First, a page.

The Impending Explosion of Accounting Fraud
The last 18 months has seen three major corporate collapses in the UK, and much of this has been attributed to audit failures, leading to a wide-sweeping review of how audits are conducted. In particular, a huge amount has been written about the first of these, Carillion and its ineffectual audit, but unfortunately, I believe Carillion could be the tip of the iceberg and the next few years is likely to see an explosion in the discovery of frauds, not just in the UK, but internationally. After the last long bull market in the 1990s, a series of massive frauds were uncovered –Enron in 2000, WorldCom, Qwest and Global Crossing the following year, Tyco in 2002, and HealthSouth in 2003 – in the space of just four years, nearly $0.5 trillion of market cap evaporated (probably $1.5 trillion today).
Major accounting collapses in last cycle
|Year||Company||Size of losses ($bn)|
|Source: Behind the Balance Sheet, from various sources|
Are we sufficiently immune from this?
Accountants and regulators would likely claim that this could not happen now, thanks to the introduction of new accounting rules and Sarbanes Oxley in the US. While new accounting rules such as IFRS 15 (it introduced much stricter rules on revenue recognition) have reduced the scope for manipulation, smart CFOs will fund ways round any rules. Certainly Sarbanes Oxley has helped internal control in the US, but it has not been adopted universally.
And although such developments have made life harder for fraudsters, they have not closed all the loopholes, and no rules could. Just look at Valeant, the pharmaceutical giant which was revealed to be manipulating its earnings, where $80bn of value evaporated in nine months in 2015/16, after short seller Citron Research published a damning report. Fortunately, we have more short sellers today – they publish their findings to smash the target’s share price and allow them to bank a profit. These forensic analysts have uncovered many frauds – one recent report raised major questions about luggage maker Samsonite, forcing its CEO to resign. That this is the main difference in investor protection today is hardly a pat on the back for regulators, nor does it mean that all frauds have been discovered.
Why the problem could be bigger
Accounting scams are as prevalent today, and are possibly even more popular than in past cycles, for several reasons.
- First, a long and lucrative bull has increased the pressure on company executives to continue a track record of successive quarterly growth in earnings. It also breeds complacency and a lack of scepticism among investors.
- Second, the incentives for fraud are much greater than formerly. CEOs, particularly in the US, but also internationally, are enjoying unprecedented compensation packages. Faced with the prospect of a multi-million performance award, executives are hugely incentivised to bump their earnings using accounting tricks.
- Meanwhile, brokerage analysts in most jurisdictions in developed markets are today far less experienced than 20 years ago – they follow many more companies, are lower paid, and simply don’t have the time to investigate dubious accounting. Predominantly, their primary focus is to predict the next quarterly earnings number.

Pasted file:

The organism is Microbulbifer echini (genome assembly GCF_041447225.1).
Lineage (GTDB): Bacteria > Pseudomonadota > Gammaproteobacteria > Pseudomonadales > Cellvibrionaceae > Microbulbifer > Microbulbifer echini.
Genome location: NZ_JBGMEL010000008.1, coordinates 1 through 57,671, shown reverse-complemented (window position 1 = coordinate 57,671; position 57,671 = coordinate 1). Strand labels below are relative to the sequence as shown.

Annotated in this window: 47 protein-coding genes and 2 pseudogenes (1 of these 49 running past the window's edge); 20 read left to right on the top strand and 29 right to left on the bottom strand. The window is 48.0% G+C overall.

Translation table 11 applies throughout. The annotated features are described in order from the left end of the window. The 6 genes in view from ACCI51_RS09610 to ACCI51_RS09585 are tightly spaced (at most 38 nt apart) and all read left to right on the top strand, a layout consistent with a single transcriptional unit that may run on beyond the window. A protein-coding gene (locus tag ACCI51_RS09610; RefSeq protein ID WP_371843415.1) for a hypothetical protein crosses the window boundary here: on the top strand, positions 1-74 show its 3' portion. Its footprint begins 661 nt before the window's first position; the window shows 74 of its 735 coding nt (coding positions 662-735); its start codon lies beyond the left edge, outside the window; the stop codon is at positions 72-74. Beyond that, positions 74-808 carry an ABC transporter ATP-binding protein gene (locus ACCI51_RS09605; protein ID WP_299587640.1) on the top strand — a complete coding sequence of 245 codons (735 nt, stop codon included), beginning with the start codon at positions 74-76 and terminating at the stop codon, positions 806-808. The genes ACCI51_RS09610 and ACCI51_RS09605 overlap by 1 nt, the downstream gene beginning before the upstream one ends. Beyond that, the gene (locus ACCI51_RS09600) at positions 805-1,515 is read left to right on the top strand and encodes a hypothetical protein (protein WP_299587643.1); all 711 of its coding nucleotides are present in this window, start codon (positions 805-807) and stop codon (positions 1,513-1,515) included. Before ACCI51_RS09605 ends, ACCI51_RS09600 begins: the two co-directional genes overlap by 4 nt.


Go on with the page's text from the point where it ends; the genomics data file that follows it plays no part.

- The universe of quoted stocks has shrunk by half in the last 20-odd years. Many stocks have been taken over by industry competitors or by private equity, which has been buying up credible companies at the smaller end of the market; incumbent management are incentivised to sell, as they are rewarded with equity kickers by the new owners. Bronte Capital’s John Hempton, one of the leading shorters, recently said “there is quite an absurd amount of small cap fraud”. He also sees a lot of large cap fraud – these companies have premium ratings because they have above market growth rates; he points out that it’s easy enough to produce above market growth if you are making the numbers up.
There is today therefore a greater incentive to manipulate eps, and less chance of being discovered.
Weeding out naked swimmers.
Inevitably, the bull market will end at some point and we shall have a bear market. There are signs that the US market is already to wane, although we may need a recession to induce a major correction. In bear markets, frauds are more naturally exposed – as Warren Buffett pointed out, “it’s only when the tide goes out that you learn who has been swimming naked” – and this time, we shall see major casualties.
Some smart investors are already prepared. A number of London’s largest hedge funds have hired forensic accountants. A major long only institution last year asked me to develop a forensic accounting training course for their global analyst team, and now well over 100 professional analysts and portfolio managers in London and Edinburgh have taken our Forensic Accounting Course, which has been incredibly well received. In conjunction with DICKENSON, I am now bringing the course to Mumbai, India on 26-27 June, 2019, in a two day format – see their website for details [LINK].
Steve is the founder of Behind the Balance Sheet, a research consultancy which specialises in in-depth investment research and analyst training.
The original version of this article appeared in the Hardman Monthly in August 2018
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